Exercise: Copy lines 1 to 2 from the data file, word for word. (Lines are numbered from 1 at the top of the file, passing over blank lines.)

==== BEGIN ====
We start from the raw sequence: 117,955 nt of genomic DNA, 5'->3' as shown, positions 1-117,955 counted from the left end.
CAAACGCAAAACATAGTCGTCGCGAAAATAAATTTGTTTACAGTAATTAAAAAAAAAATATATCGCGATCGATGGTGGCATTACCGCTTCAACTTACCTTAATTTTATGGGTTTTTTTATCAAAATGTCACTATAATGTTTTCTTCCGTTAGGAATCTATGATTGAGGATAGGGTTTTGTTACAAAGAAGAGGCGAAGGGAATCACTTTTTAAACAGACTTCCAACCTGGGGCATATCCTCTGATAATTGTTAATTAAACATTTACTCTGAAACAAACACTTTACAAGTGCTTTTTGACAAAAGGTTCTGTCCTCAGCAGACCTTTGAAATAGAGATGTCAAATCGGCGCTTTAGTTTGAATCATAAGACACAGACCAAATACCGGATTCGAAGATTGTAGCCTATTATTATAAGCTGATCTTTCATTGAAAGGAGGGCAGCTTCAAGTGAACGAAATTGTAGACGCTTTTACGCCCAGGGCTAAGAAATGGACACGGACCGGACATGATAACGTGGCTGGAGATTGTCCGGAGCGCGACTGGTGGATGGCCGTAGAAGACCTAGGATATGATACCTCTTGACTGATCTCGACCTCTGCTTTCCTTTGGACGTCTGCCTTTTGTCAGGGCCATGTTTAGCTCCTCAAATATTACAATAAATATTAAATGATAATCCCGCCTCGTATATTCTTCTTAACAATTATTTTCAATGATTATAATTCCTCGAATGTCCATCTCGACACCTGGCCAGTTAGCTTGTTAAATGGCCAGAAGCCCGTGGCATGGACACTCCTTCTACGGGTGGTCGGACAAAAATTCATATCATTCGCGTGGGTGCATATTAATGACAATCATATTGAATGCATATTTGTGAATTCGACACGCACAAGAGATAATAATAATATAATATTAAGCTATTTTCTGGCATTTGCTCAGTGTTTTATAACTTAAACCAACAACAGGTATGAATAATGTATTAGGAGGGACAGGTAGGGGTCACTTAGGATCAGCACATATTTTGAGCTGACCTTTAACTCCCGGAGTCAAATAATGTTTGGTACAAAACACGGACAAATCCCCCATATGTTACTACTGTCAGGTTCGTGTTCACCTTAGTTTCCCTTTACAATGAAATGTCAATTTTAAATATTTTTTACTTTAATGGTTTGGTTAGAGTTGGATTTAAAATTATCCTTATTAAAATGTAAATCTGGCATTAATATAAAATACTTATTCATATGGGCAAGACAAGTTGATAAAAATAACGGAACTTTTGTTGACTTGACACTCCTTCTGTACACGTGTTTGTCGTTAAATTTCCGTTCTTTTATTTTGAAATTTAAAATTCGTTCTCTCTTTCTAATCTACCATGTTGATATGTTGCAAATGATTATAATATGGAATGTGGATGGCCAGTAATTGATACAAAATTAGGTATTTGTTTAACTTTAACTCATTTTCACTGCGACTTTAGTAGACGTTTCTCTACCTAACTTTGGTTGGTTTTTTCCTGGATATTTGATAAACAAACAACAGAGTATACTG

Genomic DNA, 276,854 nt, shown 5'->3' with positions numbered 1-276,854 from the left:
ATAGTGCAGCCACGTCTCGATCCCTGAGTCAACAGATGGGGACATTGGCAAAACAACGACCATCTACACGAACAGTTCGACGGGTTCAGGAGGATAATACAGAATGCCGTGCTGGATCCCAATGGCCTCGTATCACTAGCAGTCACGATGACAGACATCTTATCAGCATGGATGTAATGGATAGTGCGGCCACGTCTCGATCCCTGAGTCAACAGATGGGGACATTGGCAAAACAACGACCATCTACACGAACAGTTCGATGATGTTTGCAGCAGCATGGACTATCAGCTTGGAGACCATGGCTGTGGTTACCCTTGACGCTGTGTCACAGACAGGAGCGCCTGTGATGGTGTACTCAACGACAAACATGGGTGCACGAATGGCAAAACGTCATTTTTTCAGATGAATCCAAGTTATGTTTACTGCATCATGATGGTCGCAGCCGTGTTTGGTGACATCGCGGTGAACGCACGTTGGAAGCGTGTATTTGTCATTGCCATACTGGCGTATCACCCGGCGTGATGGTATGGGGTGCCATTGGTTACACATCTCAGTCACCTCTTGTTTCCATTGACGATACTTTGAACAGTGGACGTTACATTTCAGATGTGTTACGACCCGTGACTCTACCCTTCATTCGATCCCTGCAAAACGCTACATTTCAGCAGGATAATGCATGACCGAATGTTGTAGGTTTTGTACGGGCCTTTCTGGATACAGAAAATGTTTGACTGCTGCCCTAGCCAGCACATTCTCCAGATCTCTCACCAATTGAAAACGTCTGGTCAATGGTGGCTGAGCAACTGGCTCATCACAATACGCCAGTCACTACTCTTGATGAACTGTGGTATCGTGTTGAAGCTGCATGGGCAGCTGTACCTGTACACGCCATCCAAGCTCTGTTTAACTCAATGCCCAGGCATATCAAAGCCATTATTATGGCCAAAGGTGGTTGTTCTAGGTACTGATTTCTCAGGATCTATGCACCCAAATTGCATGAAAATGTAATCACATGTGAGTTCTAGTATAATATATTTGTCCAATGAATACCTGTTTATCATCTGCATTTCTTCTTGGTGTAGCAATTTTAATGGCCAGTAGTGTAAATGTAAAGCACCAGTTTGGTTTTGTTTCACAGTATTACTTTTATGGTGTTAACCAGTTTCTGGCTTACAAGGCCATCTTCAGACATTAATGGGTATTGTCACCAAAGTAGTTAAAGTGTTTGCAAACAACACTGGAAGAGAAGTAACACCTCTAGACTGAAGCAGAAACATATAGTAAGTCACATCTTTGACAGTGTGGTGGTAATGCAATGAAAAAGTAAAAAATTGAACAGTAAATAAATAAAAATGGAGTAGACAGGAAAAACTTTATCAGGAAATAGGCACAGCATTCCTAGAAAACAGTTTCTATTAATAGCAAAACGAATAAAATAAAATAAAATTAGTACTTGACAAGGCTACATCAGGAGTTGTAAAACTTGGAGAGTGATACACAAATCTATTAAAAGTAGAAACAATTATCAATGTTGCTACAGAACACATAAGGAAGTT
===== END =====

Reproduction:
We start from the raw sequence: 117,955 nt of genomic DNA, 5'->3' as shown, positions 1-117,955 counted from the left end.
CAAACGCAAAACATAGTCGTCGCGAAAATAAATTTGTTTACAGTAATTAAAAAAAAAATATATCGCGATCGATGGTGGCATTACCGCTTCAACTTACCTTAATTTTATGGGTTTTTTTATCAAAATGTCACTATAATGTTTTCTTCCGTTAGGAATCTATGATTGAGGATAGGGTTTTGTTACAAAGAAGAGGCGAAGGGAATCACTTTTTAAACAGACTTCCAACCTGGGGCATATCCTCTGATAATTGTTAATTAAACATTTACTCTGAAACAAACACTTTACAAGTGCTTTTTGACAAAAGGTTCTGTCCTCAGCAGACCTTTGAAATAGAGATGTCAAATCGGCGCTTTAGTTTGAATCATAAGACACAGACCAAATACCGGATTCGAAGATTGTAGCCTATTATTATAAGCTGATCTTTCATTGAAAGGAGGGCAGCTTCAAGTGAACGAAATTGTAGACGCTTTTACGCCCAGGGCTAAGAAATGGACACGGACCGGACATGATAACGTGGCTGGAGATTGTCCGGAGCGCGACTGGTGGATGGCCGTAGAAGACCTAGGATATGATACCTCTTGACTGATCTCGACCTCTGCTTTCCTTTGGACGTCTGCCTTTTGTCAGGGCCATGTTTAGCTCCTCAAATATTACAATAAATATTAAATGATAATCCCGCCTCGTATATTCTTCTTAACAATTATTTTCAATGATTATAATTCCTCGAATGTCCATCTCGACACCTGGCCAGTTAGCTTGTTAAATGGCCAGAAGCCCGTGGCATGGACACTCCTTCTACGGGTGGTCGGACAAAAATTCATATCATTCGCGTGGGTGCATATTAATGACAATCATATTGAATGCATATTTGTGAATTCGACACGCACAAGAGATAATAATAATATAATATTAAGCTATTTTCTGGCATTTGCTCAGTGTTTTATAACTTAAACCAACAACAGGTATGAATAATGTATTAGGAGGGACAGGTAGGGGTCACTTAGGATCAGCACATATTTTGAGCTGACCTTTAACTCCCGGAGTCAAATAATGTTTGGTACAAAACACGGACAAATCCCCCATATGTTACTACTGTCAGGTTCGTGTTCACCTTAGTTTCCCTTTACAATGAAATGTCAATTTTAAATATTTTTTACTTTAATGGTTTGGTTAGAGTTGGATTTAAAATTATCCTTATTAAAATGTAAATCTGGCATTAATATAAAATACTTATTCATATGGGCAAGACAAGTTGATAAAAATAACGGAACTTTTGTTGACTTGACACTCCTTCTGTACACGTGTTTGTCGTTAAATTTCCGTTCTTTTATTTTGAAATTTAAAATTCGTTCTCTCTTTCTAATCTACCATGTTGATATGTTGCAAATGATTATAATATGGAATGTGGATGGCCAGTAATTGATACAAAATTAGGTATTTGTTTAACTTTAACTCATTTTCACTGCGACTTTAGTAGACGTTTCTCTACCTAACTTTGGTTGGTTTTTTCCTGGATATTTGATAAACAAACAACAGAGTATACTG